RESULTS

Thirty-nine participants (59% male) with a mean and standard deviation (SD) age of 59.7 (SD 14.8) years were included. Most participants originated from Suriname (76%) (Table I).

Table I. Population characteristics (n = 39)

Characteristics

Age, years, mean (SD)

59.7 (14.8)

Male/female, n (%)

23/16 (59/41)

Ethnicity, n (%)

Western migrants

Non-Western migrants

From Suriname

Others

Missing

3 (8)

35 (90)

29 (76)

6 (15)

1 (3)

Footwear, n (%)

Adjusted footwear

Commercially available

Not recorded

15 (39)

23 (59)

1 (3)

SD: standard deviation.

Seventy-four percent of participants had a disturbed pressure sense (PPT), while 33% and 46% had a disturbed vibration sense (VPT > 25V) and increased NDS (> 6). Approximately half of the participants (49%) had absorption/amputation of toes. More than half of the participants (59%) had claw or hammertoes, prominent metatarsal heads (67%), varus or valgus ankle (71%) and pes cavus or planus (82%) (Table II). A foot drop (ankle dorsal flexors MRC < 3) was found in 4 patients (10%).

Table II. Mean and frequency of all variables measured

Variable

Nerve function

NDS (0–10), median (p25/p75)

6 (3/10)

VPT (Volts, 0–50), median (p25/p75)

19 (8/29)

Disturbed PPT, n (%)

29 (74%)

Foot deformities

Toe amputation/absorption, n (%)

19 (49)

Hammer/clawtoes, n (%)

20 (59)

Hallux valgus, n (%)

13 (34)

Prominent metatarsal heads, n (%)

26 (67)

Pes cavus/planus, n (%)

32 (82)

End-stage neuro-osteoarthropathy, n (%)

4 (10)

Varus/valgus position ankle, n (%)

27 (71)

Foot deformity sum-score, median (p25/p75)

3 (3/5)

Joint mobility, median (p25/p75)

Ankle dorsal flexion motion (max)

9.5 (3/10)

MTP 1 joint extension (max)

48 (38/62)

Muscle strength, mean (SD)

Ankle plantar flexion (MRC sum, 0–10)

9.8 (0.5)

Ankle dorsal flexion (MRC sum 0–10)

9.4 (1.3)

Co-morbidity

mCIRS total (14–70), median (p25/p75)

19 (17/23)

NDS: Neuropathy Disability Score; VPT: Vibration Perception Threshold; PPT: Perception Threshold Test (10 gram monofilament); Foot deformity sum-score: sum-score of all foot deformities (range 0–8); max: maximum degrees; MTP 1: first metatarsophalangeal; MRC: sum-score measured with Medical Research Council scale (0–5); mCIRS: modified Cumulative Illness Rating Scale (score 1–5); SD: standard deviation.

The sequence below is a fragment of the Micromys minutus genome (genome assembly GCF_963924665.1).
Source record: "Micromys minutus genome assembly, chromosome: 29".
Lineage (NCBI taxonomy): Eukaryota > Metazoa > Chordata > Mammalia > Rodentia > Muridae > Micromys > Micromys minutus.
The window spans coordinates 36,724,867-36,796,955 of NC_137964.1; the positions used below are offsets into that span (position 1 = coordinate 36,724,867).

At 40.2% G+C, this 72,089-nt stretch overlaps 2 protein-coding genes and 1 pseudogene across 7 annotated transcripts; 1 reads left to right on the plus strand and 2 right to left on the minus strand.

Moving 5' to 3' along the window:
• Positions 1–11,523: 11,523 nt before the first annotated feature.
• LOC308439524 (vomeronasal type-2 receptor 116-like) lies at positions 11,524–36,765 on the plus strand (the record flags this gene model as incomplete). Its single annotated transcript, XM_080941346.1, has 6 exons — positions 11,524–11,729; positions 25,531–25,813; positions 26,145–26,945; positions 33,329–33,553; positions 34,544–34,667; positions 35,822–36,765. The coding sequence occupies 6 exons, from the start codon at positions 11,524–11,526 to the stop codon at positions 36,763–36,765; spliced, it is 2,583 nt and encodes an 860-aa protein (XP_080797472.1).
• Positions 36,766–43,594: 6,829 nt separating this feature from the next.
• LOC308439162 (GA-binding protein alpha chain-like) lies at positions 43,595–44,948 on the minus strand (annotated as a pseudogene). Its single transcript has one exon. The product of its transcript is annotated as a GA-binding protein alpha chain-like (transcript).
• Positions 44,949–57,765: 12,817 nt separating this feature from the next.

The mean score of the WHO-DAS II domain “getting around” was 39 (SD 29). The mean distance covered in the 6MWT was 387 m (SD 107) and number of daily strides per day were 4067 (SD 2036) (Table III). Most patients (n = 27) were rated grade 2 according to the WHO disability grading. The number (n) of persons for the total group and subgroup is shown in Table III. In case of missing data the number (n) of persons per variable is also shown. Data of walking performance from one participant was left out of the analysis, as walking performance could not adequately be determined due to inability to correct for cycling activity (i.e. time period of cycling was not stated by participant). With increasing WHO disability grading the mobility outcomes decreased with significant differences between Grade 0 and Grade 2 for walking capacity and walking performance.

Table III. Walking variables measured for the total group and according to the World Health Organization (WHO) disability grading

Total group

(n = 39)

Mean (SD)

Grade 0

(n = 7)

Mean (SD)

Grade 1

(n = 5)

Mean (SD)

Grade 2

(n = 27)

Mean (SD)

WHO-DAS II domain “getting around”

39 (29)

26 (31)

34 (21)

43 (29)

Walking capacity (m)

387 (107)

(n = 37)

482 (61)*

354 (99)

367 (106)

(n = 25)

Walking performance (strides/day)

4067 (2036)

(n = 32)

5697 (2097)*

(n = 6)

4827 (3135)

(n = 2)

3507 (1765)

(n = 24)

*Sign at p < 0.05 for grade 0 vs grade 2.

Grade 0: WHO disability grade 0, normal foot with normal Pressure Perception Threshold; Grade 1: WHO disability grade 1, foot with abnormal Pressure Perception Threshold but no visible impairments; Grade 2: WHO disability grade 2, a foot with visible impairments/deformity (claw or hammer toes, amputation/absorption of toes, ulcers, drop foot or end stage neuro-osteoarthropathy); WHO-DAS II: WHO Disability Assessment Schedule II (0–100); Strides: 1 stride equals 2 steps; SD: standard deviation.

Associations between perceived limitations in walking-related activities, walking capacity and walking performance